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Author Topic: Victorian food brands still extant  (Read 174693 times)
Mercury Wells
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I insiste that you do call me WELLS. :)


« Reply #1450 on: September 03, 2019, 12:40:52 am »

Question is:- Will Uncle Bert allow it to be included?
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« Reply #1451 on: September 03, 2019, 12:58:57 am »

Question is:- Will Uncle Bert allow it to be included?

We'll see.


If I was judging a brand for the US list, and if the cheese in the 1970s iteration of the cheese was made in the same way as in the original farm during the late 1800s when production was stopped, then that seems to pass the "preparation /ingredients requirement. If the name of the cheese being marketed and the concern (corporation, company, or whichever fiscal entity) is at least related (purchased, inherited, etc.) by the 1970s company, then it would pass the brand name requirement. Because in the end people in Victorian times would have to have known the product by the same name as the buyer in the 1970s-present. Otherwise it's just someone stealing a brand name from antiquity to use in a different product.

That is why I rejected Fleishmann's Butter from the US list - it's just a purchased name with no connection to the original product! Similarly Breyer's was rejected from the list because it doesn't meet the US government criteria for Ice Cream. It has too many substituted ingredients not used in the original product, and so the government insists Breyer's be called a "frozen dessert." Now you know it's got to be pretty far away from being ice cream if the US government will not allow corporations to use the name!
« Last Edit: September 03, 2019, 01:07:53 am by J. Wilhelm » Logged

Mercury Wells
Rogue Ætherlord
*
I insiste that you do call me WELLS. :)


« Reply #1452 on: October 06, 2019, 11:31:45 pm »

Mr Wilhelm.

Another one for your list...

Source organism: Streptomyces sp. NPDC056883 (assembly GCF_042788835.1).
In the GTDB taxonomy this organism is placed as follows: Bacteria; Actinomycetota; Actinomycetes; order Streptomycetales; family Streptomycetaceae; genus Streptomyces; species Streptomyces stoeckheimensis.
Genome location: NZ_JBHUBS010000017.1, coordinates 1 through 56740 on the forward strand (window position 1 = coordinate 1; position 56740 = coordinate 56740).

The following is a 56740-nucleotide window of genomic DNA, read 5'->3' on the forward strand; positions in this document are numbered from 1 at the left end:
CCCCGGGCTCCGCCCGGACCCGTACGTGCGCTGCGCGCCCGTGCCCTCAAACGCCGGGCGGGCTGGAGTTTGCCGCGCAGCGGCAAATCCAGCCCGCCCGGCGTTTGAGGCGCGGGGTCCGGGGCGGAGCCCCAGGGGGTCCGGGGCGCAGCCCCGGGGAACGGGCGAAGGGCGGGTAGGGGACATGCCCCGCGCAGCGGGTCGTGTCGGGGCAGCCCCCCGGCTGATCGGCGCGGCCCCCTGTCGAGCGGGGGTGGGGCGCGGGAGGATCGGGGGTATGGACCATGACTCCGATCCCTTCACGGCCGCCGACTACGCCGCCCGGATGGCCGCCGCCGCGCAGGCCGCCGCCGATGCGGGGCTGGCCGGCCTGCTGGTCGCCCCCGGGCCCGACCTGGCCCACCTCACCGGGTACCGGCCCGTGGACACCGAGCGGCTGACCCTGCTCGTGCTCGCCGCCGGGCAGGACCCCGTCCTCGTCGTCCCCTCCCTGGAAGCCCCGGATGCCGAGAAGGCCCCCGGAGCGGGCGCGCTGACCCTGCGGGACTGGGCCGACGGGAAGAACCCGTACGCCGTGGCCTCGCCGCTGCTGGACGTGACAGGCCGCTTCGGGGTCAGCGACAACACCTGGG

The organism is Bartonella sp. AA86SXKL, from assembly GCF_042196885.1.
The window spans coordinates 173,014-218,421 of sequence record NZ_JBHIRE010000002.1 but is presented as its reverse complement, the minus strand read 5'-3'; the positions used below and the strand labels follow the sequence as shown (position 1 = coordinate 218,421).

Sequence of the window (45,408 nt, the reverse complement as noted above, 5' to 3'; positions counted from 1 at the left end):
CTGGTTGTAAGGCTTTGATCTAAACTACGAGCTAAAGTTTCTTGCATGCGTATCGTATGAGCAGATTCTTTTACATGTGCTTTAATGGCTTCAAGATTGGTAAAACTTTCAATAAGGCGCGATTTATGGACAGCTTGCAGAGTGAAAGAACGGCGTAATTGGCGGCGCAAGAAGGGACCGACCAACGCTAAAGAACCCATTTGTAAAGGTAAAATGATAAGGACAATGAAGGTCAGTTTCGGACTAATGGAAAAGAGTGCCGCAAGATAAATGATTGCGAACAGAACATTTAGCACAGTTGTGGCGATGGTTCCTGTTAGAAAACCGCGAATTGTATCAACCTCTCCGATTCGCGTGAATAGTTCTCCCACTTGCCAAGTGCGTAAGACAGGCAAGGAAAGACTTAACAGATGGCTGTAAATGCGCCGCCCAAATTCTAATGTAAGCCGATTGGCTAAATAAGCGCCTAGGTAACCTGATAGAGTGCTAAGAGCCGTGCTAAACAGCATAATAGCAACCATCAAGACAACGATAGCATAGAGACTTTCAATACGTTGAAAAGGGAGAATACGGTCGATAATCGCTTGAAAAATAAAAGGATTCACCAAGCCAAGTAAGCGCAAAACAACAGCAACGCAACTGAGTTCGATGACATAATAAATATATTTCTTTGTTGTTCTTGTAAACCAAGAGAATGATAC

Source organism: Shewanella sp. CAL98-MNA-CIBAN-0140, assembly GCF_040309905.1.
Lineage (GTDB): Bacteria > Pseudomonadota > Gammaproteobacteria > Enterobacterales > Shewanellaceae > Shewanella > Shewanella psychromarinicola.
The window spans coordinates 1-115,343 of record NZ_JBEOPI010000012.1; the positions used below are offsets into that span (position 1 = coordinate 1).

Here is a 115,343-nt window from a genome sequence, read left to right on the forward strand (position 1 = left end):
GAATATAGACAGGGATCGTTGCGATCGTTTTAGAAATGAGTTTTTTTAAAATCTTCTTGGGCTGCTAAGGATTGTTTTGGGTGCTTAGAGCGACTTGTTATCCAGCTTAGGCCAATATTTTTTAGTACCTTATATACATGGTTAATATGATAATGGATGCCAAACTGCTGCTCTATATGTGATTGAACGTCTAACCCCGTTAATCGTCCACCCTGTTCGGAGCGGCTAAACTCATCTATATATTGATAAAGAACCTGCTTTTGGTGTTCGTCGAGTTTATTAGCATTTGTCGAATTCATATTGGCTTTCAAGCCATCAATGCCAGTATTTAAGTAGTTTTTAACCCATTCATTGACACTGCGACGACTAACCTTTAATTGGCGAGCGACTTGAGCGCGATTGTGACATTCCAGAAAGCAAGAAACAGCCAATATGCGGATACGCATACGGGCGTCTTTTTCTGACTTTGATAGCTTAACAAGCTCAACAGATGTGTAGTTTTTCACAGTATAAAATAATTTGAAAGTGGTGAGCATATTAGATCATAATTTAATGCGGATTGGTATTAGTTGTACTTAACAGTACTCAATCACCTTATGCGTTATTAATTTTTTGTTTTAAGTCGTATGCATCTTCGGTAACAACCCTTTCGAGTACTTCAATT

Stroh Brewery Company 1850 (owned & marketed By Pabst in the US,  except in Canada where the Stroh brands are owned by Sleeman Brewery 1834.

============================

One for the Euro list Which I should get 'round to doing,  & yes I'll be accepting both food & booze:-

Aass Brewery 1834

For the UK/Empire:-

Not sure about this one:- Sleeman Brewery 1834 ?

Quote
"The family tradition was passed down from generation to generation. That is, until Sleeman lost its license to brew in 1933 as a result of smuggling beer during prohibition. The Sleeman family was banned from brewing or selling beer for 50 years."
(Taken from their Website)
« Last Edit: October 08, 2019, 11:11:46 pm by Mercury Wells » Logged
Mercury Wells
Rogue Ætherlord
*
I insiste that you do call me WELLS. :)


« Reply #1453 on: October 18, 2019, 10:02:04 pm »

Bonds of London (sweets) 1895.
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Mercury Wells
Rogue Ætherlord
*
I insiste that you do call me WELLS. :)


« Reply #1454 on: November 14, 2019, 06:31:33 pm »

Just making a start on the Euro list


Argentina:-
Bodega Catena Zapata (wines) 1902
Bulgaria:-
Zagorka Beer 1902]https://en.wikipedia.org/wiki/Zagorka]Zagorka Beer 1902
Italy:-
Ferrari Trento (wines) 1902
US:-
Sunshine Biscuits 1902?
Ireland:-
Lyons Tea 1902
Lithuania:-
Kalnapilis Brewery 1902
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« Reply #1455 on: November 25, 2019, 09:11:42 pm »

I have eaten the US "Government Cheese".  It is not horrid, actually quite acceptable on a grilled cheese sandwich or in cooking, but not super tasty on its own.
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« Reply #1456 on: November 27, 2019, 12:48:23 am »


I need to educate myself a bit more on Argentinean history. I know that massive waves of Italian and German migrants came toward the end of the 19th century, and like the French and Italians in Mexico they went mostly into food businesses. I imagine the Italians are responsible for Argentinean and Chilean wines, taking advantage of the dry plains (Pampas) and perhaps the dry mountain sides.

Sunshine can enter the roster if we could find a product that was made by them since the turn of the 19th century. The brand is commonly available nationwide and tied to cheese flavored (real cheese) crackers you can find in any kid's lunchbox, but the crackers only date back to the 1920s. They're Dieselpunk crackers.

https://en.m.wikipedia.org/wiki/Cheez-It

Sunshine used to make Animal Crackers which are old enough, but Nabisco's PT Barnum crackers took their place instead. The other alternative is Krispy Saltine Crackers which should technically be old enough, but I can't find corroborating information on Wiki.

https://en.m.wikipedia.org/wiki/Saltine_cracker
« Last Edit: November 27, 2019, 01:04:52 am by J. Wilhelm » Logged
Mercury Wells
Rogue Ætherlord
*
I insiste that you do call me WELLS. :)


« Reply #1457 on: December 06, 2019, 06:29:30 pm »

UK/Empire list:- Emmett's Ham 1820

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« Reply #1458 on: December 07, 2019, 11:14:15 am »

First class, I live not far from there. I am making a pilgrimage.
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